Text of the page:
CMS rule hurts chances for pay reform
■ The new decision on the Medicare reimbursement formula draws a strong rebuke from the AMA.
By David Glendinning — Posted Nov. 21, 2005
Washington -- The Centers for Medicare & Medicaid Services delivered a disappointing rejection to doctors hoping that the agency would help cover the costs of overhauling the Medicare physician payment system.
The final 2006 payment rule that CMS recently unveiled had some expected bad news in the form of a confirmed 4.4% reimbursement cut, which will kick in Jan. 1, 2006, unless Congress acts to prevent it. But buried in the more than 1,200 pages of regulations was a long-awaited statement on an administrative step that doctors believe would fix part of the problem with the Medicare payment formula and help pave the road to broader reform.
Medicare officials determined that they lack statutory authority to remove physician-administered drugs from the sustainable growth rate formula that helps determine rates.
Doctors argue that spending on these drugs should not be part of the physician payment formula because they cannot control medication prices. Reimbursement for these drugs is not handled through the physician fee schedule, and their inclusion in the formula artificially boosts Medicare spending on physician services, they say. This results in payment cuts when the level of spending on physician services exceeds the formula's predetermined target.
For more than a year, CMS has been under pressure from lawmakers and groups, including the American Medical Association, to take the drugs out of the picture retroactive to 1996. This move would rejigger the fee schedule to free up more than $100 billion that would flow back into doctors' pay.
Several areas of Medicare law prevent the federal government from adopting this strategy, the agency argues.
"For example, the statute requires the estimated SGR be refined twice based on actual data," the rule states. "We do not see a legal basis to re-estimate the SGR and allowed expenditures for a year after it has been estimated and revised twice."
For the AMA, the agency's view came as a big disappointment.
"CMS has the ability to reduce the severity of the cuts by removing physician-administered drugs from the Medicare physician payment formula," said AMA President J. Edward Hill, MD. "Members of Congress have repeatedly called on CMS to remove drugs from the payment formula, as has the AMA. The administration has failed its obligation to Medicare patients to preserve their access to care."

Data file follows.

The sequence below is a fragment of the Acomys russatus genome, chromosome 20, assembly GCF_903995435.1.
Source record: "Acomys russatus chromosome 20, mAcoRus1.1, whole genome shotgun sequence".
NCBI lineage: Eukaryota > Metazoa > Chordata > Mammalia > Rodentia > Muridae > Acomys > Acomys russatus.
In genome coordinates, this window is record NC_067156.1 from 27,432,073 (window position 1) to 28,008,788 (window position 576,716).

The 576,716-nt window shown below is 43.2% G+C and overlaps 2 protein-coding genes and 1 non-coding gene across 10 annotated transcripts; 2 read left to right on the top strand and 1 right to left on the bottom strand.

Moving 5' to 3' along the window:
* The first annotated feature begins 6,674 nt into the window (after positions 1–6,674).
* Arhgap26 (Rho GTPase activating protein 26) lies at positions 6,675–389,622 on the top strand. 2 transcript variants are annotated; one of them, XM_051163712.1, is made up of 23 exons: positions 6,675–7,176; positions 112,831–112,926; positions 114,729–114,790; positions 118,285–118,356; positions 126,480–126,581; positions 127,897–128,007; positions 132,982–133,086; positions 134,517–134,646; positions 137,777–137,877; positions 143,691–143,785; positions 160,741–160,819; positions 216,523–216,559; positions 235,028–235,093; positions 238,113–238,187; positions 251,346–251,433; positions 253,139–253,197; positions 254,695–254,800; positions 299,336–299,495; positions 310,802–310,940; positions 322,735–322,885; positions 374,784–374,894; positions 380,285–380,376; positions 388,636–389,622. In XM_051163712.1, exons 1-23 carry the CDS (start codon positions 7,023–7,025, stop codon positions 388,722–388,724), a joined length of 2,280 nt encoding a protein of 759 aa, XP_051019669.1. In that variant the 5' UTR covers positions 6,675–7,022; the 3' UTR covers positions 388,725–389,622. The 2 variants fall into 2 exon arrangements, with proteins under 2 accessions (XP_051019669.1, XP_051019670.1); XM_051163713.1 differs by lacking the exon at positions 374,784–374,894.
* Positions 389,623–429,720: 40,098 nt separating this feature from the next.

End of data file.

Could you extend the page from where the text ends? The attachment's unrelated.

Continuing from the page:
A big wrench in the works
The development has the potential to place into doubt the long-term reimbursement reforms sought by physicians.
Doctors face annual cuts comparable to January's 4.4% reduction for most of the next decade unless policy-makers commit more money to the new system. By declining to add some of the needed funding administratively, Medicare officials are rejecting what many say is their only option to circumvent the reductions that the payment formula requires CMS to impose.
The Bush administration counters that looking back to the year 1996 and rebasing the system as if physician-administered drugs were never a factor would not do enough to address the problem. Rates would not start turning around for doctors soon enough, CMS Administrator Mark McClellan, MD, PhD, told reporters in a conference call.
"Even if we were able to do this, doctors would still get a significant negative payment update in 2006 and subsequent years," he said. "This change would also not help us get to a more sustainable payment system for physicians."
But the AMA says an immediate turnabout in doctors' pay is not the primary point of seeking the administrative fix. Instead, the move would take a large amount of the financial pressure off Congress as it debates its own plans to overhaul the system, according to the Association.
House Ways and Means Committee Chair Bill Thomas (R, Calif.) and health subcommittee Chair Nancy Johnson (R, Conn.) recently described the burden that lawmakers face in a letter to Dr. McClellan.
"A permanent legislative fix to the [physician payment] formula would be prohibitively expensive given current interpretations of the formula but could proceed through our joint efforts combining administrative and legislative actions," they stated.
CMS inaction raises the chances that Congress will need to foot the whole bill for replacing the current system with one that pays doctors according to the actual costs of providing care. The White House recently estimated that this price tag is now $183 billion over 10 years and rising.
Whether the money necessary to fix the problem comes from Congress or the Bush administration, taxpayers and beneficiaries are still ultimately footing the bill, Dr. McClellan said. With the understanding that taxpayer dollars and beneficiary premiums are at stake no matter what, the agency says it will continue to engage Capitol Hill on other options.
So far, lawmakers have not proposed broad reform. Instead they are focusing on preventing next year's Medicare physician cuts. But they are struggling to find room in the budget to do that.
Two days after CMS officially nixed the administrative intervention, the Senate approved a 1% raise for physicians in 2006 that -- while welcomed by doctors -- will not keep pace with the projected increase in practice costs next year.